Francis Crick: When I looked at what Jim had done, low and behold, although he hadn't put it in,
there was this isosceles triangle. In other words, something had come out in the base
pairing, which of course fitted Chargaff's rules, that he hadn't put it in. I think
it was from that moment that we knew that we had it.
From there, the next step was that we had to build a model with coordinates to show
that it was acceptable. We had to incorporate our ideas and the phosphates and base
pairs, and that's what we did. The reason that we had to do model building was that,
although we had the basic idea of the structure - mainly that the phosphates were
on the outside, and the base pairing and so on. We still had to show that we could
build a model with acceptable coordinates.
When doing this, it is quite unnecessary to build a model like that! All that's necessary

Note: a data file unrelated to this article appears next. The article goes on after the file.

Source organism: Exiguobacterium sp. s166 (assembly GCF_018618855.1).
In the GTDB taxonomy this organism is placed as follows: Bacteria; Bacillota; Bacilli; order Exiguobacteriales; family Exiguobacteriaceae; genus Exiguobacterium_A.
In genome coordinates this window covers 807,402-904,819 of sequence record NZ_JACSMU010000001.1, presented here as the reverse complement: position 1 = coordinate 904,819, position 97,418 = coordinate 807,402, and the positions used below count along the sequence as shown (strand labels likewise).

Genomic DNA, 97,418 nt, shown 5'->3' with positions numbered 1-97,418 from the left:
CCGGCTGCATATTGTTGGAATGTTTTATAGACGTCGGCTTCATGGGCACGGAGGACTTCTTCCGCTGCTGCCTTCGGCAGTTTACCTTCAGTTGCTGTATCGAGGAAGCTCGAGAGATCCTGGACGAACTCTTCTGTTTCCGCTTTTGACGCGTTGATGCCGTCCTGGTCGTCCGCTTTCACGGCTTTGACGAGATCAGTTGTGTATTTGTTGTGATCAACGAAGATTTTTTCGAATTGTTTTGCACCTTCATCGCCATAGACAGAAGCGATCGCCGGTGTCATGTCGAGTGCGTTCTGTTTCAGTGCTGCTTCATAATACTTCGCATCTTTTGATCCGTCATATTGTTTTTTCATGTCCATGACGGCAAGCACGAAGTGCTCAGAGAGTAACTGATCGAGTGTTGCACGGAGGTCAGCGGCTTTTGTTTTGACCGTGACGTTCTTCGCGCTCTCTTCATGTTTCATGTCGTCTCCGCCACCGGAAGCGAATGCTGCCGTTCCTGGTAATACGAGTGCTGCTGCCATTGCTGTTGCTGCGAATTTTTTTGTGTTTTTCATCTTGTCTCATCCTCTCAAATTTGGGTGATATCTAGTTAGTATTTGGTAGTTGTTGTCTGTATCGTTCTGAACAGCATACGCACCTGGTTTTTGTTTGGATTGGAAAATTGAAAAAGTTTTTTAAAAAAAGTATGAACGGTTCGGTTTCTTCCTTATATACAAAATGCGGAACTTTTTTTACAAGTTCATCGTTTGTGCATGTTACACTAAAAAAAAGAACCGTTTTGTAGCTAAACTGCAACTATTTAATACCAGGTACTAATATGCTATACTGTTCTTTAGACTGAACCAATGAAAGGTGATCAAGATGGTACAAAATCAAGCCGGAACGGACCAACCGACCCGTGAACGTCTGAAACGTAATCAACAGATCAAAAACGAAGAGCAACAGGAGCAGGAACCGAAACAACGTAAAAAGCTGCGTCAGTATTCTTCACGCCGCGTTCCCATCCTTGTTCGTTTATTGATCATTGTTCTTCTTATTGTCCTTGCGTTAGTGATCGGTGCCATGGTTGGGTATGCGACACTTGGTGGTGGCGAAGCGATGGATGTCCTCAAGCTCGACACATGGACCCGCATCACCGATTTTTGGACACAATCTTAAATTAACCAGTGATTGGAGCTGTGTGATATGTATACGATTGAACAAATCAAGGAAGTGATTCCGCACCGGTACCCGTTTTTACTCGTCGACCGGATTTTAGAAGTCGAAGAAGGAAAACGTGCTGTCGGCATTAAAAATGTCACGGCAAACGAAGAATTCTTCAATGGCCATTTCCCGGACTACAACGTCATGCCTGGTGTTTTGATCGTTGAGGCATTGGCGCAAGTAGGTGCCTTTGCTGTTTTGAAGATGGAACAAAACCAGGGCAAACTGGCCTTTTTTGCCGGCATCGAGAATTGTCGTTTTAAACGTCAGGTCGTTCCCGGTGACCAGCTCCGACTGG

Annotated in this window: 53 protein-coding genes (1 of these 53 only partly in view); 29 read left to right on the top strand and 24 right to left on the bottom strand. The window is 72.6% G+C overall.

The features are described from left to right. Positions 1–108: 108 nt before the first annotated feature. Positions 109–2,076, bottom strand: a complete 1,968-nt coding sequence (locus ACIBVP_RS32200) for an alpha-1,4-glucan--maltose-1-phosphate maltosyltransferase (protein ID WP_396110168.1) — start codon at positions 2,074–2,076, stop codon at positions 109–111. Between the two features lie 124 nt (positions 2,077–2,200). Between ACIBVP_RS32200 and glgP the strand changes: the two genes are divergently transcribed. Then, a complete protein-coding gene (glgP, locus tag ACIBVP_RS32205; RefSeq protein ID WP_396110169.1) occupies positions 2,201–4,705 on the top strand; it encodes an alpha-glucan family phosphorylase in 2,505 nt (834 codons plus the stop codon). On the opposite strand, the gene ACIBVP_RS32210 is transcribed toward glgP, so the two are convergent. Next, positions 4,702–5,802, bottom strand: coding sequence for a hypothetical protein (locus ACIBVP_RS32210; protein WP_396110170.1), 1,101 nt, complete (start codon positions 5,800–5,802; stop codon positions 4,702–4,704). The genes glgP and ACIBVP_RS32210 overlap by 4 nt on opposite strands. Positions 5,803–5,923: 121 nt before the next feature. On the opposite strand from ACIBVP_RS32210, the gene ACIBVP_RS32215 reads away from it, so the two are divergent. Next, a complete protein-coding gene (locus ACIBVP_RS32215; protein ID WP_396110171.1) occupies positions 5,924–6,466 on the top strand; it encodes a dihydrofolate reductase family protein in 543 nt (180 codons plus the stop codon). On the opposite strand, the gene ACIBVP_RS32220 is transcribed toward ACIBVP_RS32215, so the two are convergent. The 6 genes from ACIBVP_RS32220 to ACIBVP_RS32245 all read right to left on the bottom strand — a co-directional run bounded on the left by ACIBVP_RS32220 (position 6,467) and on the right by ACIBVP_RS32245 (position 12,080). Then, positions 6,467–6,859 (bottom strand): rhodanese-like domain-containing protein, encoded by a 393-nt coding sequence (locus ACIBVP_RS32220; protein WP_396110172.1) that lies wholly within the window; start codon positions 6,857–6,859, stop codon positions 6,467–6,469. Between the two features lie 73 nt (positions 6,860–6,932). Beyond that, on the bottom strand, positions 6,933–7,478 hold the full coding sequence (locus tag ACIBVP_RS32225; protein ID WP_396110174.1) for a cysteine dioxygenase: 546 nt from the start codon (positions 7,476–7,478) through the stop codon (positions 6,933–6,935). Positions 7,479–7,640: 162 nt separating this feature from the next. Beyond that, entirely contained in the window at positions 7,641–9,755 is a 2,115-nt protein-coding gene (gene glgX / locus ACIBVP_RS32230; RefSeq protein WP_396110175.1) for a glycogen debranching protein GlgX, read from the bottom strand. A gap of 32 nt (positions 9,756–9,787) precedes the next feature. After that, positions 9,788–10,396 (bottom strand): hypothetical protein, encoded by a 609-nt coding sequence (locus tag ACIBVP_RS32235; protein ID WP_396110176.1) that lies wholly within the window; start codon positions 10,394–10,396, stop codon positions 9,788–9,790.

to build is one residue, one bit, if you've got that right, and you've got it's relation
to the next bit right, you can just imagine the rest of the model, or mathematics
will generate it. We didn't even use a base pair. We just used this much here. I had
worked out a theorem that if this is the diode axis here, then as you move things
around, there's a constraint. If you built this half right, then this half would automatically
come right as well.
The amount we built was just one residue, but you had to have one atom repeating;
so that you had a phosphate, sugar, and one base. You made sure that the relationship
between this phosphate and this phosphate was what you wanted. That is to say, up
3.4 angstroms, and around 36 degrees. The aim we had was not to get the atoms in the
right place to show that at least one model of the atom could be built.